I am not well read on virtue ethics, but it seems to me that both cole haus and richard ngo are right: some kinds of virtue ethics are about the end of achieving a certain personal character, and others are about having actions that align with the right principles.

Whatever the answers to #1 and #2, what do you find to be the most helpful categorical breakdown of normative ethics?

In most contexts I would tend towards stressing something Parfit talks about, between traditionalism (though I forget the exact word he uses) and revisionism. The former being moral theories that try to preserve our ordinary folk moral beliefs, and the latter being moral theories that try to revise them to meet more rigorous principles. Because I think that a relatively high amount of moral disagreement boils down to this. But again there are multiple ways of making categories here, and there is not one universal best option, they are just useful in different ways in different contexts.

What am I missing about virtue ethics/deontology that implies I shouldn't categorize them both into "means"?

I find this grouping weird as I think of virtue ethics (which, full disclosure, is most like the way I intuitively approach applied ethics) as the only one that's really about means rather than ends because it's about what generates your observable behaviors rather than the observable behaviors themselves.

To see what I mean, a deontological ethical system might say "don't kill other humans" so you don't kill other humans based on that rule. In a certain sense this is a means to an end that is similar to what a consequentialist ethics might select for—humans end up not being killed, but because you followed the rule—but it is also an end in itself—you don't do any killing. The only difference between deontological systems and consequentialist systems in this case is that a consequentialist system places the emphasis on (or, if you like, optimizes on) the global outcome while the deontological system focuses more directly on ones observable behavior. It's a question of where you put the pressure in this sense: either on the observable, desired outcomes in the world that imply the actions that generate the desired outcomes (consequentialism) or on the observable behaviors that generate the desired outcomes (deontology).

Virtue ethics is to me the odd-man-out here because it's focused on behavior that is not observable, or at least not observable by anyone other than the subject who is experiencing it. You can observe the outcomes of one who has virtue, which is intended to generate behaviors that will cause desirable outcomes in the world, but it pushes back the focus a level so that you optimize/emphasize the spontaneous generation of normative behavior rather than rules that generate normative behavior or normative behavior to produces a particular outcome.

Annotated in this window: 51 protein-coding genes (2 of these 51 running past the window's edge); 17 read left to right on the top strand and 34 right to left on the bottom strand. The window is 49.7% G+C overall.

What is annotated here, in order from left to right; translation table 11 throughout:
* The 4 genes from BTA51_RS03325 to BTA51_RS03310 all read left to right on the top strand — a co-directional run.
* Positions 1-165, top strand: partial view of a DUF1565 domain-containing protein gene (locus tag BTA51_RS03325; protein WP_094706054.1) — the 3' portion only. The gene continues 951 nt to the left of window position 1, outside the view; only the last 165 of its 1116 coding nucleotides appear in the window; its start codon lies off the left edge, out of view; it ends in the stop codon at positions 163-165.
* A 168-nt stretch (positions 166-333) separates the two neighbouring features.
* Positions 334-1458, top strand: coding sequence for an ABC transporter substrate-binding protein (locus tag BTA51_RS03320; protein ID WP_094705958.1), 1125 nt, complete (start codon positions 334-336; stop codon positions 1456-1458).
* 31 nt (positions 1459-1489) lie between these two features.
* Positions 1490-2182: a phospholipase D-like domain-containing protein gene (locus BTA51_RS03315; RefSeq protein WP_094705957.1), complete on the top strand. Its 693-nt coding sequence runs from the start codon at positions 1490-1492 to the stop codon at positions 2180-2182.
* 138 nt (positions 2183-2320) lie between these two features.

Is it actually true that philosophers (generally) give the 3-category version over the 2-category version?

Philosophers use lots of different categorization methods for different reasons. The thing to keep in mind is that any groupings are always serving some purpose, so talking in terms of virtue, deon, and consequences is simply one useful way approaching ethical systems that helps us understand them. Other categorizations are possible and frequently used, and there is frequent disagreement among philosophers over where to draw particular lines or whether this or that ethical notion really belongs in some particular category.

Personally I find it helpful to think of these categorizations found throughout philosophy as useful for certain purposes in academic philosophy but not necessary useful to the objectives of philosophy itself except inasmuch as you are addressing your readers and helping them understand an idea in the context of other ideas they are familiar with. It's tempting to get caught up in constructing detailed models of philosophical ideas at the expense of the philosophical act itself.

Whatever the answers to #1 and #2, what do you find to be the most helpful categorical breakdown of normative ethics?

All that being said, I tend to think about descriptive vs. prescriptive approaches. As Hume argued, we can't directly derive the normative from what is normal without metaphysical speculation, and for myself I find no reason to believe it is necessary to speculate in a way that ends up implying any particular norms. Therefore I tend to think about categorizing ethics in terms of whether we are trying to discuss norms in terms of what we find (descriptive) or what we wish we found (prescriptive), my own inclinations running towards the descriptive.


I don't think the tripartite division is particularly helpful. It smacks of parochialism. It's only been the standard way of breaking down 'normative ethics' among a small clique of analytic philosophers in the Anglophone world - i.e. a few thousand people - beginning sometime in the twentieth century. It's a shame that it has become the default pedagogical tool for introducing students to ethics. It has some merit as such, but students end up thinking that it's 'the' division of ethics, and it invariably ends up occluding more than it illuminates.

If you try and fit most 'canonical' figures in the history of social and political thought into the tripartite division - e.g. Thucydides, Epictetus, Augustine, Montaigne, Voltaire, Rousseau, Marx, Nietzsche, Dewey, Wittgenstein - it becomes immediately apparent that it's an incredibly crude and misleading way of looking at ethics, and assumes a great deal about what 'ethics' is. Let alone if you go beyond the canon and look at more marginal figures, or ethnography/anthropology/cultural history for that matter. As someone else said, most thinkers are sui generis; it is almost always unhelpful to impose these kind of blunt ex post categories on them. The subject is infinitely richer and more complicated than that.